Yencilek, F. | Sarica, K. | Eryildirim, B. | Erturhan, S. | Karakok, M. | Kuyumcuoglu, U.
Article | 2010 | International Urology and Nephrology42 ( 2 ) , pp.361 - 367
Objectives The effect of verapamil on tubular ischemia that is demonstrated by HIF-1a positivity in tubular cells following hyperoxaluria was evaluated in a rabbit model. Methods Thirty-six healthy male rabbits were randomly divided into three groups. Animals in the hyperoxaluric group were fed with 0.75% ethylene glycol. The verapamil group was fed identically to the hyperoxaluric group. Additionally, the verapamil group received verapamil orally (0.1 mg/kg). The control group received no special diet. Six animals in each group were killed on the 7th day of the experiment and the remaining six at the 28th day. Kidneys of the rabbit . . .s were examined by histopathologic and immunohistochemical analysis to detect the presence and degree of HIF-1a positivity. Results On the 7th day analysis, severe and moderate degree staining for HIF-1a in hyperoxaluric group were shown in four and two, respectively. In the verapamil group, however, three of six specimens showed nuclear staining (moderate in two and severe in one). Two of six specimens in the control group had minimal staining. The 28th day evaluation showed that two of the hyperoxaluric group had minimal degree nuclear staining but not in the remaining four. No staining was shown in the verapamil and control group animals. Conclusions Hyperoxaluria-related ischemia formation may be responsible for subsequent alterations in renal tubules. As a protective agent, verapamil was found to limit the presence of hypoxic changes as documented by HIF-1 alpha positivity in this study. These data also support the presence ischemic insult after hyperoxaluria induction in animal model. © Springer Science+Business Media, B.V. 2009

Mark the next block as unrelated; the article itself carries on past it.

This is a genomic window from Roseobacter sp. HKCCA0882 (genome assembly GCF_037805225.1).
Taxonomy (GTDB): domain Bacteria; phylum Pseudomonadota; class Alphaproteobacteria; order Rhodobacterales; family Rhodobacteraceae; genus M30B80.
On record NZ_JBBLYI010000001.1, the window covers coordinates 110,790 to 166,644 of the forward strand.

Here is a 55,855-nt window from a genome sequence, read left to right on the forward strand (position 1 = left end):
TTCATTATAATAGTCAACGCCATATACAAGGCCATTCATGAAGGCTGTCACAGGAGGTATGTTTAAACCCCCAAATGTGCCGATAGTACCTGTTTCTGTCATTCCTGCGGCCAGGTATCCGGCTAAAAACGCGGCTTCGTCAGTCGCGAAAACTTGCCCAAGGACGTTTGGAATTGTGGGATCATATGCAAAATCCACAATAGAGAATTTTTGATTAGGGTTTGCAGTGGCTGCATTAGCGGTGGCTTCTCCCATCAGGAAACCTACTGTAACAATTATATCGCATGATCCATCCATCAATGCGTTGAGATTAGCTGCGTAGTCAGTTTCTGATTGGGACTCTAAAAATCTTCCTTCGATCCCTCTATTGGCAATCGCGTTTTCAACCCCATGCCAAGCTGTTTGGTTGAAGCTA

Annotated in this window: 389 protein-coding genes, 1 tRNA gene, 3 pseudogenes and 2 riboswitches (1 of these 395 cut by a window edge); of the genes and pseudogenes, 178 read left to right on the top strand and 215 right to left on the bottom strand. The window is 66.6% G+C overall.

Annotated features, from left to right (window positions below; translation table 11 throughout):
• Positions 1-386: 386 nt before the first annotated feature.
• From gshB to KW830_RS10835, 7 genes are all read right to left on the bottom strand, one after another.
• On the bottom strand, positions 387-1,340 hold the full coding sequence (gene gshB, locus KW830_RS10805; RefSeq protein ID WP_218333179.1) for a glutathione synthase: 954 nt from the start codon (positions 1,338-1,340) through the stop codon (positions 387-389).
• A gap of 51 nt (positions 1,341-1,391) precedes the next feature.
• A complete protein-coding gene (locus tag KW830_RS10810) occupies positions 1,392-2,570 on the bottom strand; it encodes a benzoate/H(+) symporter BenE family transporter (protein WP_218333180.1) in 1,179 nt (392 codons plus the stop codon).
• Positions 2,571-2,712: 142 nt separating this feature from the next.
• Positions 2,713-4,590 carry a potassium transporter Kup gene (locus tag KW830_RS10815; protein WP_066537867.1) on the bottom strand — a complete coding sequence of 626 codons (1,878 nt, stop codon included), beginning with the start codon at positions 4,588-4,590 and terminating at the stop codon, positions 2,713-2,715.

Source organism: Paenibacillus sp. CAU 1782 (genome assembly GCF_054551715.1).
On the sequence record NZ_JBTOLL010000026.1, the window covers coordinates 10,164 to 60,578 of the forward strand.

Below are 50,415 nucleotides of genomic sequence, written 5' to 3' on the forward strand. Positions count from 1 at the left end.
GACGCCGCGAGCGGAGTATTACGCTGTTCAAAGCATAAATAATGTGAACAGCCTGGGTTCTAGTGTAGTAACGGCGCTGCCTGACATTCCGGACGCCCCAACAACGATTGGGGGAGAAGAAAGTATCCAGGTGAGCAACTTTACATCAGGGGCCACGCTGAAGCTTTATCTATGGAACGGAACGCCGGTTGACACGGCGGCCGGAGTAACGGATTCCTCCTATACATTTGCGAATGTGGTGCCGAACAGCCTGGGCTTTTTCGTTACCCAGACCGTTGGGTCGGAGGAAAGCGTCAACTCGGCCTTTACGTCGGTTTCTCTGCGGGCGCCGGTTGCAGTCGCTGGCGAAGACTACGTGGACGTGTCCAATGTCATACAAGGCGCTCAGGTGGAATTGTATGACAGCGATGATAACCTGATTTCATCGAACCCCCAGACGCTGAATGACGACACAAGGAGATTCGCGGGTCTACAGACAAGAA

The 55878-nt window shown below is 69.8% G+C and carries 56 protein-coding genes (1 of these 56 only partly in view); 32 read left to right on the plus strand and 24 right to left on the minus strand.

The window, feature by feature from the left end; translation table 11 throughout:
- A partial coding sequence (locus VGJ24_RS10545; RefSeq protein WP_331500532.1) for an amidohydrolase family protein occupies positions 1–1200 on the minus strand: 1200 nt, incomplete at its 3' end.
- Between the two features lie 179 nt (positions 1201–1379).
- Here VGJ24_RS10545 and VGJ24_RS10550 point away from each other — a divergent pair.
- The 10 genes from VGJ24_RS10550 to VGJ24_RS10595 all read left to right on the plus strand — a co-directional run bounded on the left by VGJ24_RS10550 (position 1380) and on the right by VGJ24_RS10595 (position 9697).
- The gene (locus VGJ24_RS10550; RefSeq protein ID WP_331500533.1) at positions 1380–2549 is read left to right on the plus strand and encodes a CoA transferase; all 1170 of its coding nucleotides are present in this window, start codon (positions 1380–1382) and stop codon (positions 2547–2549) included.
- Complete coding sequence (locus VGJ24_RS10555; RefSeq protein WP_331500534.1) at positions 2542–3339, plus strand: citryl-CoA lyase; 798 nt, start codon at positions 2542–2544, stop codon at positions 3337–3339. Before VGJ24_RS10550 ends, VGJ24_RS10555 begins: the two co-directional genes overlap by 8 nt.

Sarica, K. | Yencilek, F. | Eryildirim, B. | Kuyumcuoglu, U.
Letter | 2009 | Urology74 ( 6 ) , pp.1378 - 1379
[No abstract available]
Sarica, K. | Eryildirim, B. | Yencilek, F. | Kuyumcuoglu, U.
Article | 2009 | Urology73 ( 5 ) , pp.1003 - 1007
Objectives: To evaluate the possible role of being overweight on stone-forming risk factors in children. Methods: A total of 94 children (43 boys and 51 girls, male/female ratio 1:1.8) who were taking no medication or dietary modifications before treatment were included in the study. After a detailed stone disease history, the systolic and diastolic blood pressures were precisely measured and recorded for all patients. The body mass index, 24-hour urine values, and serum stone-forming risk parameters were evaluated in 44 overweight (17 boys and 27 girls; group 1) and 50 normal (26 boys and 24 girls; group 2) children. The results of . . . each group were compared using the Wilcoxon rank sum test. Results: The evaluation of the stone-forming risk factors in both groups revealed that the overweight status might be responsible for the increased excretion of these substances in such children. Most of the children in group 1 demonstrated hypocitraturia and hyperoxaluria (9/44, 20.5%) compared with the patients in group 2. Although the mean urinary oxalate level was 0.74 ± 0.81 mg/kg/24 h for boys and 0.69 ± 0.72 mg/kg/24 h for girls in group 1, relatively lower values were noted in group 2 (0.42 ± 0.52 and 0.45 ± 0.57 mg/kg/24 h for the boys and girls, respectively). Similarly, the children in group 1 had elevated mean urinary calcium and lower citrate excretion compared with the group 2 patients. Conclusions: Overweight status in children might be associated with an elevated risk of stone formation in both sexes owing to the alterations in urine composition. Obese children could be more prone to stone formation, and they should be evaluated and followed up for this aspect. Crown Copyright © 2009